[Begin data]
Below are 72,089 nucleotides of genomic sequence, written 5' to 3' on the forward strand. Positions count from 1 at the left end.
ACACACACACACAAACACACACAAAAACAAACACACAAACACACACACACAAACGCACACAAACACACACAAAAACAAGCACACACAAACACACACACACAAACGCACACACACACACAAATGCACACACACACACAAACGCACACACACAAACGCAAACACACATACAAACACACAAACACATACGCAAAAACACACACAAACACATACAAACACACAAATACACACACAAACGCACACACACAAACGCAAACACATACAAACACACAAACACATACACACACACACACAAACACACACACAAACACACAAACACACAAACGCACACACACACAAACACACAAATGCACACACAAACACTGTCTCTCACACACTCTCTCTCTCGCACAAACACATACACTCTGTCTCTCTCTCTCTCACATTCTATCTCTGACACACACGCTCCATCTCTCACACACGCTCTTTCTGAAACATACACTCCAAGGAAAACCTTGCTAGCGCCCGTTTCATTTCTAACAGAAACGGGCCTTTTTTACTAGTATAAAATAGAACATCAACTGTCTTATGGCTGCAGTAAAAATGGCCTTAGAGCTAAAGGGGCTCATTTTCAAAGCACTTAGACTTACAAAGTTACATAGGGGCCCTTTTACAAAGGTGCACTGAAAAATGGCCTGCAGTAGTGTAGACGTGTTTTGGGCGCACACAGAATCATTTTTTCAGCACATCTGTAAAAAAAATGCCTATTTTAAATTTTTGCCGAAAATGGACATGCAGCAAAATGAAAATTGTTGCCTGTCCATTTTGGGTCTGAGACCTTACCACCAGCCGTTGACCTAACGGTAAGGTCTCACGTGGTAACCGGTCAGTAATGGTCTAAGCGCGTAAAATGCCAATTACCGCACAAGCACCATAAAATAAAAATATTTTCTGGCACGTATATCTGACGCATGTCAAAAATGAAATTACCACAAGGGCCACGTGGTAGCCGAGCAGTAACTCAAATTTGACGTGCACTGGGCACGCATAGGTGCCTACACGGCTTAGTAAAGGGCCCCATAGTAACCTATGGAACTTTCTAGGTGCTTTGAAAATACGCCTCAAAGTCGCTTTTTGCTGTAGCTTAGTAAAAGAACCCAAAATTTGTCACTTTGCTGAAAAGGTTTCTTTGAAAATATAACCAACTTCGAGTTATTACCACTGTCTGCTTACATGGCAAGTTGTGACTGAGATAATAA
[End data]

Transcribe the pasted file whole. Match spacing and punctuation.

Below are 72,089 nucleotides of genomic sequence, written 5' to 3' on the forward strand. Positions count from 1 at the left end.
ACACACACACACAAACACACACAAAAACAAACACACAAACACACACACACAAACGCACACAAACACACACAAAAACAAGCACACACAAACACACACACACAAACGCACACACACACACAAATGCACACACACACACAAACGCACACACACAAACGCAAACACACATACAAACACACAAACACATACGCAAAAACACACACAAACACATACAAACACACAAATACACACACAAACGCACACACACAAACGCAAACACATACAAACACACAAACACATACACACACACACACAAACACACACACAAACACACAAACACACAAACGCACACACACACAAACACACAAATGCACACACAAACACTGTCTCTCACACACTCTCTCTCTCGCACAAACACATACACTCTGTCTCTCTCTCTCTCACATTCTATCTCTGACACACACGCTCCATCTCTCACACACGCTCTTTCTGAAACATACACTCCAAGGAAAACCTTGCTAGCGCCCGTTTCATTTCTAACAGAAACGGGCCTTTTTTACTAGTATAAAATAGAACATCAACTGTCTTATGGCTGCAGTAAAAATGGCCTTAGAGCTAAAGGGGCTCATTTTCAAAGCACTTAGACTTACAAAGTTACATAGGGGCCCTTTTACAAAGGTGCACTGAAAAATGGCCTGCAGTAGTGTAGACGTGTTTTGGGCGCACACAGAATCATTTTTTCAGCACATCTGTAAAAAAAATGCCTATTTTAAATTTTTGCCGAAAATGGACATGCAGCAAAATGAAAATTGTTGCCTGTCCATTTTGGGTCTGAGACCTTACCACCAGCCGTTGACCTAACGGTAAGGTCTCACGTGGTAACCGGTCAGTAATGGTCTAAGCGCGTAAAATGCCAATTACCGCACAAGCACCATAAAATAAAAATATTTTCTGGCACGTATATCTGACGCATGTCAAAAATGAAATTACCACAAGGGCCACGTGGTAGCCGAGCAGTAACTCAAATTTGACGTGCACTGGGCACGCATAGGTGCCTACACGGCTTAGTAAAGGGCCCCATAGTAACCTATGGAACTTTCTAGGTGCTTTGAAAATACGCCTCAAAGTCGCTTTTTGCTGTAGCTTAGTAAAAGAACCCAAAATTTGTCACTTTGCTGAAAAGGTTTCTTTGAAAATATAACCAACTTCGAGTTATTACCACTGTCTGCTTACATGGCAAGTTGTGACTGAGATAATAA